Monday, December 5, 2011

How Waxing Your Eyebrows Is Like Editing

Waxing doesn't feel good. Neither does editing. But don't you feel improved when they're both done?

I'm blessed with a head of dark Irish hair, which is great until my eyebrows start trying to mate with my hairline. Eyebrows are kind of like those support words we use in our writing - a less kind phrase would be "crutch words." Those words don't seem so bad at a glance. They're like that one little hair that escaped you and is hovering off by itself to the left of where you actually wanted your eyebrow to end.

But then the little follicles spot that solitary solider, and they send out a rescue party. Pretty soon you've got scouts going out to check the terrain. They report that it's okay, so the recovery team goes out and you know what? It's actually pretty comfortable out there. So they stay. And then the commanding officers think they might as well fill out the ranks and pretty soon the entire army has reappeared, marching right out across your face like the wax never happened.

Letting your brain get comfortable with using the crutch words is a dangerous business that leads to a manuscript in desperate need of a slashing. Or a waxing, as I've taken to thinking of it.

I'm very aware of what my crutch words are - just, then, that. Those are four-letter words to me in more ways than one. So how do you identify your own crutches? There's a great free tool to help you out.

Wordle can be incredibly useful in your editing process. It creates a word cloud based on the text that you paste in. Here's what Wordle made for me, based on the first 20 pages of NOT A DROP TO DRINK:

I'm pretty happy with that. Not only are my main characters prominent, but if you look at the larger (more occurring) words you can get an idea of what the book is about, even if you haven't read my query. Even better, I don't see my crutch words in there. That means I did a good job of rooting them out.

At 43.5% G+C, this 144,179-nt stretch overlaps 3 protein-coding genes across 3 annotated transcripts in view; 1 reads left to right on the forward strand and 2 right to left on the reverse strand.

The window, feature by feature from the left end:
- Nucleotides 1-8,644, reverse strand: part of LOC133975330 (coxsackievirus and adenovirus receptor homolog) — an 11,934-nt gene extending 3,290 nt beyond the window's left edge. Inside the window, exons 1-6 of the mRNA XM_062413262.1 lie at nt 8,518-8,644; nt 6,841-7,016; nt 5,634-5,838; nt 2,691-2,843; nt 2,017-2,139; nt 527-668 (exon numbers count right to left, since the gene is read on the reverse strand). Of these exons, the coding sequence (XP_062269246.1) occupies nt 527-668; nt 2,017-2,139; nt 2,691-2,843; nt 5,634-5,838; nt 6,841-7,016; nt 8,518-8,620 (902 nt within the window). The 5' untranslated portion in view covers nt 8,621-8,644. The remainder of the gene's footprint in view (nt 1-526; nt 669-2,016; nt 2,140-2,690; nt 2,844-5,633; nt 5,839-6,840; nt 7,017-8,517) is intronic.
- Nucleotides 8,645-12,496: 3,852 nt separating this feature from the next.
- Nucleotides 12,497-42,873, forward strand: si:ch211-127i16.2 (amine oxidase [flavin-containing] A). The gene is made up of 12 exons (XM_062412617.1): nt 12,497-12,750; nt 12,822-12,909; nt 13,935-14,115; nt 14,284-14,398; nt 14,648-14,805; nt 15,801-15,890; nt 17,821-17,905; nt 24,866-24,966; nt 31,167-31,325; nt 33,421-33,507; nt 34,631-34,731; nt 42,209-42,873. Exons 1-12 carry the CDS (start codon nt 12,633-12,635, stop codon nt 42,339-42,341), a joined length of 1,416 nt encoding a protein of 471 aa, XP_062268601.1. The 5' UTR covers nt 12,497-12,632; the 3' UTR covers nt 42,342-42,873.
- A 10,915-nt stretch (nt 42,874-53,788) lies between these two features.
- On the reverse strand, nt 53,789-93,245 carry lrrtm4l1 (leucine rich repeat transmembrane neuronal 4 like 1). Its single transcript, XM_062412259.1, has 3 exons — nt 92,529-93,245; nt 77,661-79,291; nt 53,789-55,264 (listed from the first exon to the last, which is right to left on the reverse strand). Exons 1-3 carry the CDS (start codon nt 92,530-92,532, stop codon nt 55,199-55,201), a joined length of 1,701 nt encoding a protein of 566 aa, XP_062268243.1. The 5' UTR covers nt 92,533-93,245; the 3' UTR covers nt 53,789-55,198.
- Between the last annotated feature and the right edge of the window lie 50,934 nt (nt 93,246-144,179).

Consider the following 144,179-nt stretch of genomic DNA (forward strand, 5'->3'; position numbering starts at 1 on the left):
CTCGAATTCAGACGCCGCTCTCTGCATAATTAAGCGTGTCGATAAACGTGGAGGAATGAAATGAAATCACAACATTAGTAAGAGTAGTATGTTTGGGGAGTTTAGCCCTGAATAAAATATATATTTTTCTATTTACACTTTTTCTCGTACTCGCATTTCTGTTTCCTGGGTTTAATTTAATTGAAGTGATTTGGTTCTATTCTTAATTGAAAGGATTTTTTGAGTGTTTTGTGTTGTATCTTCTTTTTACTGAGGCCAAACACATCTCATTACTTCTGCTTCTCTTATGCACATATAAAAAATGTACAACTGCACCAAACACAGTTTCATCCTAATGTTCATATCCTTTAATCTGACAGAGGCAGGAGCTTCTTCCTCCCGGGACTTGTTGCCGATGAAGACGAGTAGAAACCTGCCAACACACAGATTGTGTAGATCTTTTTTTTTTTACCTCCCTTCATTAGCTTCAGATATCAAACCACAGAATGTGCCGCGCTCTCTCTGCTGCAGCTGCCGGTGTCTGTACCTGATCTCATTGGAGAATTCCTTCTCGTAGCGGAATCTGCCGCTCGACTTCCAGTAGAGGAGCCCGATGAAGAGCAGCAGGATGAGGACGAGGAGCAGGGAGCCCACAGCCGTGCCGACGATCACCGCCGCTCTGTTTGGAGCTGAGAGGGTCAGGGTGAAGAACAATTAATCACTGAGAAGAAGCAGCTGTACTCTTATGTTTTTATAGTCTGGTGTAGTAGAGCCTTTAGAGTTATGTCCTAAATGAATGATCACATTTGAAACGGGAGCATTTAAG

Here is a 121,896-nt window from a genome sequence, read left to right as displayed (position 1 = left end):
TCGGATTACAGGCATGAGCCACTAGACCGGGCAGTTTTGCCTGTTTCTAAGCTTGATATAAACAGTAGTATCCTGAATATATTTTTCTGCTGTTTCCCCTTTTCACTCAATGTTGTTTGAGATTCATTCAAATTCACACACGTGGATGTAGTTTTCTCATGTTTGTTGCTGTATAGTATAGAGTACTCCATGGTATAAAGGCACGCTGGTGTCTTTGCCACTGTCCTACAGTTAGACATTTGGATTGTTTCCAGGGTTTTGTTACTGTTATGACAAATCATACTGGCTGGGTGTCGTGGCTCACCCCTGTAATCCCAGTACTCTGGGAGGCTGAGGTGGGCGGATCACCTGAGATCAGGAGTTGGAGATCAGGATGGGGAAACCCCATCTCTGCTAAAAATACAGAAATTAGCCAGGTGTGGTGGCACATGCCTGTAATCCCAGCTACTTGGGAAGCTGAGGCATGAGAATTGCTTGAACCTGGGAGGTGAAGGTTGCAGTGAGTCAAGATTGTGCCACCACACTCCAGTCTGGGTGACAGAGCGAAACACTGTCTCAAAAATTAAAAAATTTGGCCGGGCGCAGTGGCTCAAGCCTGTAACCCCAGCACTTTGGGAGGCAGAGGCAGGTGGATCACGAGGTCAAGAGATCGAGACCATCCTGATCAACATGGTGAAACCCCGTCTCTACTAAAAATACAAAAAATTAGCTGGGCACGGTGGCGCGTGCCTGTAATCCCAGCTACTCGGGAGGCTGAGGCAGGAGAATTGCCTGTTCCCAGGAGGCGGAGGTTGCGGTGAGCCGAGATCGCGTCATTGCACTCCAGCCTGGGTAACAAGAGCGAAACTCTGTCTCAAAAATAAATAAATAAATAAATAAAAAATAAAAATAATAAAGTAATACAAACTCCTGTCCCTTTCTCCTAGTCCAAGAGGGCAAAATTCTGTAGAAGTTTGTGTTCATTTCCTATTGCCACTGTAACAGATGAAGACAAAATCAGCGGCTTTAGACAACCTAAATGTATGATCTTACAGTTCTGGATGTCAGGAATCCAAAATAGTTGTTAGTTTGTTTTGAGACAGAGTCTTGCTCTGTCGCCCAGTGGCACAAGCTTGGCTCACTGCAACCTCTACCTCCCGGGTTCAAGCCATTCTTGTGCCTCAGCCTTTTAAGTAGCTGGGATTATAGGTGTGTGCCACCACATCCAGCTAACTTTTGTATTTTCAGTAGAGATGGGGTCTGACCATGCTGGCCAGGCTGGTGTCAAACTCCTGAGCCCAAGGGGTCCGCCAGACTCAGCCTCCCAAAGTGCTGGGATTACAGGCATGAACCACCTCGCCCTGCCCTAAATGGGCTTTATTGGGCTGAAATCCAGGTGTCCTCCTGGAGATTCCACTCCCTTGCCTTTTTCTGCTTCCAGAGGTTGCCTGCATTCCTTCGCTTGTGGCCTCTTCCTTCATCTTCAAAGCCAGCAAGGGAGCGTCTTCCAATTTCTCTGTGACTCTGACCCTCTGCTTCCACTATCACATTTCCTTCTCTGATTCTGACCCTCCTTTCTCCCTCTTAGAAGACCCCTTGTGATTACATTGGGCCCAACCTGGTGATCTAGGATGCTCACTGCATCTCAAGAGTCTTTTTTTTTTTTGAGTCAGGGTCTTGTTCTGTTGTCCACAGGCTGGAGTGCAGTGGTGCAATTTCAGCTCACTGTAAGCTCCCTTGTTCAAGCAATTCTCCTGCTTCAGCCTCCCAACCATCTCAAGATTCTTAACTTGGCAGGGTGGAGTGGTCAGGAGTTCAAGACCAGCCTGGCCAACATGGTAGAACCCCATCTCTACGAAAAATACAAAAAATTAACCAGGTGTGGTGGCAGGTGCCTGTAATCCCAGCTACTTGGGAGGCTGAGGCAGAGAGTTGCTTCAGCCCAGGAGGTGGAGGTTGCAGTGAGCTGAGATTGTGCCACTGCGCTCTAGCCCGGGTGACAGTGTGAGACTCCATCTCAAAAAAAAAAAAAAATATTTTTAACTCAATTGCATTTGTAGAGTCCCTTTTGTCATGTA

Give Wordle a shake and see if it can help you identify your crutch words, then pour the self-editing wax on and rip 'em out by their roots.


Sandi said...

Oh, why haven't I thought of that? Great tip! Thanks!

Anita Grace Howard said...

What an awesome writing tip!! Thanks, Mindy, my wise Irish wordsmith. :)

Mindy McGinnis said...

Sandi - you are quite welcome! Another writer (can't remember how) introduced me to Wordle, and it can be both a great tool and a hoot for when you're totally bored and want to see how often you used the word "misogynist" in your college papers :)

Anita - YES! And now I know what I'm getting tattooed on my forearm!! :)

Kelly Polark said...

I used wordle too to see what words I used too much. I had to change LOOKED in my manuscript! Used way too much!

And I have a weird thing for eyebrows and I love to pluck mine. Crazy, isn't it? I am attracted to a man with nice, dark eyebrows. I love my hubby's. I'm nuts. :)

Mindy McGinnis said...

Kelly - so glad Wordle could help you out! And YES "looked" was a big problem for me in my first ms... damn dialogue tags.

Carol Riggs said...

I love Wordle! It's a great way to find out if you've overused words you oughtn't have (such as..."just" and "like," in my own novel). Your novel looks intriguing, based on your Wordle!

Mindy McGinnis said...

Thanks Carol - I'm glad other people have found use in it. Another follower told me that they posted their entire ms into Wordle, and it worked just fine. Apparently there's no character limit :)